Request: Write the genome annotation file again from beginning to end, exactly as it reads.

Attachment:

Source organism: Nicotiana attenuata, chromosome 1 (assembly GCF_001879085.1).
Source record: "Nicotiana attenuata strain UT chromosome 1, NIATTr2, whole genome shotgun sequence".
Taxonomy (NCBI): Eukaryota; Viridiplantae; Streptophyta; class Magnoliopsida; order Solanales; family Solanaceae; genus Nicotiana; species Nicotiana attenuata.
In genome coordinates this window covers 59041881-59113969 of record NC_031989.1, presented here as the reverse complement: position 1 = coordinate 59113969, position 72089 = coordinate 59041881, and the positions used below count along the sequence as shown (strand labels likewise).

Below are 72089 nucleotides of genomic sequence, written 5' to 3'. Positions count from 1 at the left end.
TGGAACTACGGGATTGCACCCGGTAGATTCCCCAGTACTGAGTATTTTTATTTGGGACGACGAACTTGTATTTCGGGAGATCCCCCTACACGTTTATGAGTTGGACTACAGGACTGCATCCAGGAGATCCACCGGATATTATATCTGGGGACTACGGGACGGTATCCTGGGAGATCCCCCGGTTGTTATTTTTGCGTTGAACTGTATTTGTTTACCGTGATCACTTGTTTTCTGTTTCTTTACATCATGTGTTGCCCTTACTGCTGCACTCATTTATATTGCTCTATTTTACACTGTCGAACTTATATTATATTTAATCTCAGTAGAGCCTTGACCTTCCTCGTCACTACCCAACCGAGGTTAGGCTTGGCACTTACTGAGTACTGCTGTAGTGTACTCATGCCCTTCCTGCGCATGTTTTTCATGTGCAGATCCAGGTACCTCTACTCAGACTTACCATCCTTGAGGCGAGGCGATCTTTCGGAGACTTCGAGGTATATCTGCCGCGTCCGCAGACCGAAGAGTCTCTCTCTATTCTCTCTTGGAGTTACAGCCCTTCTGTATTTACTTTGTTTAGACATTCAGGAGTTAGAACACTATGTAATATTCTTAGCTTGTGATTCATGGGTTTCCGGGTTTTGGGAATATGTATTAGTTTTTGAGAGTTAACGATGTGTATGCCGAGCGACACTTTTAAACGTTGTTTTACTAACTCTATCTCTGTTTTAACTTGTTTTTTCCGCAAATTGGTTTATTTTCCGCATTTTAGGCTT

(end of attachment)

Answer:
Source organism: Nicotiana attenuata, chromosome 1 (assembly GCF_001879085.1).
Source record: "Nicotiana attenuata strain UT chromosome 1, NIATTr2, whole genome shotgun sequence".
Taxonomy (NCBI): Eukaryota; Viridiplantae; Streptophyta; class Magnoliopsida; order Solanales; family Solanaceae; genus Nicotiana; species Nicotiana attenuata.
In genome coordinates this window covers 59041881-59113969 of record NC_031989.1, presented here as the reverse complement: position 1 = coordinate 59113969, position 72089 = coordinate 59041881, and the positions used below count along the sequence as shown (strand labels likewise).

Below are 72089 nucleotides of genomic sequence, written 5' to 3'. Positions count from 1 at the left end.
TGGAACTACGGGATTGCACCCGGTAGATTCCCCAGTACTGAGTATTTTTATTTGGGACGACGAACTTGTATTTCGGGAGATCCCCCTACACGTTTATGAGTTGGACTACAGGACTGCATCCAGGAGATCCACCGGATATTATATCTGGGGACTACGGGACGGTATCCTGGGAGATCCCCCGGTTGTTATTTTTGCGTTGAACTGTATTTGTTTACCGTGATCACTTGTTTTCTGTTTCTTTACATCATGTGTTGCCCTTACTGCTGCACTCATTTATATTGCTCTATTTTACACTGTCGAACTTATATTATATTTAATCTCAGTAGAGCCTTGACCTTCCTCGTCACTACCCAACCGAGGTTAGGCTTGGCACTTACTGAGTACTGCTGTAGTGTACTCATGCCCTTCCTGCGCATGTTTTTCATGTGCAGATCCAGGTACCTCTACTCAGACTTACCATCCTTGAGGCGAGGCGATCTTTCGGAGACTTCGAGGTATATCTGCCGCGTCCGCAGACCGAAGAGTCTCTCTCTATTCTCTCTTGGAGTTACAGCCCTTCTGTATTTACTTTGTTTAGACATTCAGGAGTTAGAACACTATGTAATATTCTTAGCTTGTGATTCATGGGTTTCCGGGTTTTGGGAATATGTATTAGTTTTTGAGAGTTAACGATGTGTATGCCGAGCGACACTTTTAAACGTTGTTTTACTAACTCTATCTCTGTTTTAACTTGTTTTTTCCGCAAATTGGTTTATTTTCCGCATTTTAGGCTT